Administration of Justice in Azad Kashmir and corrective measures

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Dr Syed Nazir Gilani
Administration of Justice in Azad Kashmir has been struck by scandals after scandals at a time, when it is
badly needed to enforce the provisions of right of self-determination and rule of law. Unfortunately it
has dispatched home a very able judge chief justice High Court Mr. Justice M. Tabassum Aftab Alvi after
many years of service, on an administrative ground, apparently mala fide, without pension. Justice Alvi
has remained a man of integrity and has cast many leading judgements. A review is pending. Another
scandal that has shaken the foundations of the discipline of justice, is a petition brought against a senior
lawyer, for benefitting from a fake law degree and defending some newly appointed judges, whose
appointments have been challenged. It means there may be many more fakes in the system and all
would end up in a quid pro quo. A petition has been rushed to International Law and Justice Commission
of the UN and to International Court of Justice in Hague on the prevailing situation of suspicion
surrounding the legal system in Azad Kashmir. How the two UN bodies react to the petition filed by a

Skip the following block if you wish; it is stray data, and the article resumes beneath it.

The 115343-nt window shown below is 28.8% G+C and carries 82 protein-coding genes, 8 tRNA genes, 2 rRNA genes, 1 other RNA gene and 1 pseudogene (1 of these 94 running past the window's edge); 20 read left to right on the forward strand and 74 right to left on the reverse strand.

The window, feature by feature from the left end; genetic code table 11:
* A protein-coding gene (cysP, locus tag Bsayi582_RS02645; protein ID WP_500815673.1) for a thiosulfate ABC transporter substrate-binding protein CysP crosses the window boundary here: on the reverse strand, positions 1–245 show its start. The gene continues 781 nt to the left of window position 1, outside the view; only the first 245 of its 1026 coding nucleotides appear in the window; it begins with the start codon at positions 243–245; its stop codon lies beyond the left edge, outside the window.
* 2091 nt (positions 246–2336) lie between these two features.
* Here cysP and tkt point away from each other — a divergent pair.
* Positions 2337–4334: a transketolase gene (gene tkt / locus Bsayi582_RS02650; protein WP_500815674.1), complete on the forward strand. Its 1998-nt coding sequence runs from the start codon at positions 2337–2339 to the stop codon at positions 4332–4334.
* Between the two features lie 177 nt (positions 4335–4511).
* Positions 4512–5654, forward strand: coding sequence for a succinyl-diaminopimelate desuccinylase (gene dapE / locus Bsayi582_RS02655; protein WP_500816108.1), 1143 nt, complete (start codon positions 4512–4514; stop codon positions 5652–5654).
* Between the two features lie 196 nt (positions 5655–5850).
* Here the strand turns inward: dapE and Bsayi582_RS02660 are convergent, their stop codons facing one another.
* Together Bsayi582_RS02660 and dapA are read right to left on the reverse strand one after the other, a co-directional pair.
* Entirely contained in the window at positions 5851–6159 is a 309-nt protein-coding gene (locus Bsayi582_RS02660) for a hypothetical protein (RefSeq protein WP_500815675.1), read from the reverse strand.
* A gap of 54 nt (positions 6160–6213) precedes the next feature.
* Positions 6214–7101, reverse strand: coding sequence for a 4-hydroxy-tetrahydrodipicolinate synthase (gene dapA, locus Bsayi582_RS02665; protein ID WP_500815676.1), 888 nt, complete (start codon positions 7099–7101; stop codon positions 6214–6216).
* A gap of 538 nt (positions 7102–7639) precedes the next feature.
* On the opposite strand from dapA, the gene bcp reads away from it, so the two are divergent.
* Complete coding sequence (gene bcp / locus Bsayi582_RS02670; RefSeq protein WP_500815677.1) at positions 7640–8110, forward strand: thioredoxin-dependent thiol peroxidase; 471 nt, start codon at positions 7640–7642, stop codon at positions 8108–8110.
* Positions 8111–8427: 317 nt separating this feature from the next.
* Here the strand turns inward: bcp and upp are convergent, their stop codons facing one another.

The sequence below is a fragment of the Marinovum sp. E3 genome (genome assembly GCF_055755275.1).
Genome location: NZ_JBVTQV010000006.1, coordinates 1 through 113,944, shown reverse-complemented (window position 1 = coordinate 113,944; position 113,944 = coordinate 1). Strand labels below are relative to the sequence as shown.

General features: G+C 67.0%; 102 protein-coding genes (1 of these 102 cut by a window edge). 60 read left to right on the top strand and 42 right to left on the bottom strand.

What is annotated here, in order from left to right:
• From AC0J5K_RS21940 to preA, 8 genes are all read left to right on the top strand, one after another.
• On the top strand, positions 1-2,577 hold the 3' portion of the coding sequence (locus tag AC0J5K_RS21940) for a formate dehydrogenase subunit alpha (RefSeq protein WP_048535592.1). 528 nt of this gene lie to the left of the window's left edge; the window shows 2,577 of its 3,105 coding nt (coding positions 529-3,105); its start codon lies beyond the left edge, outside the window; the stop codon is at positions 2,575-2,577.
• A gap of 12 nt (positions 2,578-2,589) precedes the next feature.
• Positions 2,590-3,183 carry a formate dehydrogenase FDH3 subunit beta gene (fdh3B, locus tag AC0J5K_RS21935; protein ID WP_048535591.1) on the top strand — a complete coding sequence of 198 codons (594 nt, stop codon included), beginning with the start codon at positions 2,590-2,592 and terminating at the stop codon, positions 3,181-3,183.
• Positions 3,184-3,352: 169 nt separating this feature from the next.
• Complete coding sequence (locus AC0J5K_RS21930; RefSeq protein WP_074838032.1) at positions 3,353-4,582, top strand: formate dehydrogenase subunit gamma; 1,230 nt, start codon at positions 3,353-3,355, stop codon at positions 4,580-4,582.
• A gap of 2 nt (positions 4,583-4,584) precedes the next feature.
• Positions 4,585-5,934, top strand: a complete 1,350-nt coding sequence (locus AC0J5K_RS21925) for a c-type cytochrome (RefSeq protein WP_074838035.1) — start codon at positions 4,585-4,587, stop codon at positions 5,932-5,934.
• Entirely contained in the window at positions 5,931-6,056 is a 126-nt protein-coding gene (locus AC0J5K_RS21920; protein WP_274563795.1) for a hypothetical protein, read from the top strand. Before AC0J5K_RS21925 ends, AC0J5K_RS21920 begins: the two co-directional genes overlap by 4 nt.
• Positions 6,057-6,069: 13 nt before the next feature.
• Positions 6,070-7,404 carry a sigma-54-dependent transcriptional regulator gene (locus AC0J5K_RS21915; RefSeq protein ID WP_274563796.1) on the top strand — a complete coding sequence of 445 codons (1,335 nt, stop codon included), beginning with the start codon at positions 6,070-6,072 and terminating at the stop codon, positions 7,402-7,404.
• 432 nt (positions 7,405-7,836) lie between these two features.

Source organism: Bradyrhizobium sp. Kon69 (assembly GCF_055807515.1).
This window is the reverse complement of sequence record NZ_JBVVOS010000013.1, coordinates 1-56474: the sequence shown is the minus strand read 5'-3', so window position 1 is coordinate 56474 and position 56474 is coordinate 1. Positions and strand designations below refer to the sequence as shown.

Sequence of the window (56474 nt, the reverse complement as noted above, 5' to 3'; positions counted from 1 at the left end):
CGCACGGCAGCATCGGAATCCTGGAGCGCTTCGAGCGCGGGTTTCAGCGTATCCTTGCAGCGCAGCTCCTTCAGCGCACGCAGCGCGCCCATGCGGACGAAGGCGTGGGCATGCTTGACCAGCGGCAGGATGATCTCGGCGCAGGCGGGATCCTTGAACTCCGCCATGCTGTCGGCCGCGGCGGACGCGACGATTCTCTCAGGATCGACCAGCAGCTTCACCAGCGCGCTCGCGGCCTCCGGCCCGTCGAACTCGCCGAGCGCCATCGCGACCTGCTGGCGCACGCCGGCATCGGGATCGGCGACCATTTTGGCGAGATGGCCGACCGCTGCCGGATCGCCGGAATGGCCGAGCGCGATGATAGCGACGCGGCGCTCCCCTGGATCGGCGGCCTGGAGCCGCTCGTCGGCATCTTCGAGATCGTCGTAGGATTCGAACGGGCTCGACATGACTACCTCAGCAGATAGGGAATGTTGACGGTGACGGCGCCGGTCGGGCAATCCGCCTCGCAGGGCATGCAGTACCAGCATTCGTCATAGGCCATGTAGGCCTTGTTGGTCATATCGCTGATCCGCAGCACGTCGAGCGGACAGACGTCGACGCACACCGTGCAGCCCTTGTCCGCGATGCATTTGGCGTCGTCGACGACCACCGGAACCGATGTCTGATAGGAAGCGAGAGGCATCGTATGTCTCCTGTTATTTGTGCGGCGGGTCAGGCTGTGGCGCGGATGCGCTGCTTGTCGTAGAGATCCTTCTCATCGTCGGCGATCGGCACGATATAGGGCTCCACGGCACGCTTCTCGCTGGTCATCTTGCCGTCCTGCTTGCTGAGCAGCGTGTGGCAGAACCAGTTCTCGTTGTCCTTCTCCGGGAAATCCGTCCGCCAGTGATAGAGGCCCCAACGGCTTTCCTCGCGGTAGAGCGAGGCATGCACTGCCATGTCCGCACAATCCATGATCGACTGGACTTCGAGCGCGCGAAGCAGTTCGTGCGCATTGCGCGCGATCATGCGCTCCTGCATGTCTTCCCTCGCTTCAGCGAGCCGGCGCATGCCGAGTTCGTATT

Canada based organization remains a surprise. Whatever, the merits of the case, it does not reflect well
on the discipline of justice in Azad Kashmir. Bench and the Bar are under clouds of mistrust and bad

doing. International Bar Association London has been copied into this correspondence. We are engaged
in realising the right of self-determination and in exposing India for her human rights violations in Indian
occupied Kashmir. It does not augur well, if the world is told about our bad habits in Azad Kashmir.
JKCHR has argued the case of independence of Judges and Lawyers in Pakistan at the UN in its UN GA
document 42 dated 7 June 2007 and the case of independence of Judges and Lawyers in Azad Kashmir at
the UN in its UN GA document 16 dated 31 August 2007.People of Kashmir and advocates of their case
need to remain credible at the UN and at all forums. The judiciary in Azad Kashmir has its problems and
these have started surfacing due to the reach and interest of social media. The habitat has had a history
of good judges and administration of justice.These judges released political prisoners on a Rupee one
bond during martial law, took keen interest in habeas corpus applications and in the rights of the
prisoners, regardless of the faith or political view or origin of the prisoner. Administration of Justice in
AJK needs to correct itself and serve the principle of substantive justice. People of the area engaged in
their struggle for the right of self-determination are bound to come into conflict with the State, on the
interpretation of UN Resolutions on Kashmir, their rights and obligations. As an easy way out the Higher
Courts in Azad Kashmir have given up on their original jurisdiction to take a suo moto action in public
interest.Governments in Pakistan shall have to uphold the international standards in the administration
of justice in Azad Kashmir. More so, Government of Pakistan can’t deny the people or Courts in Azad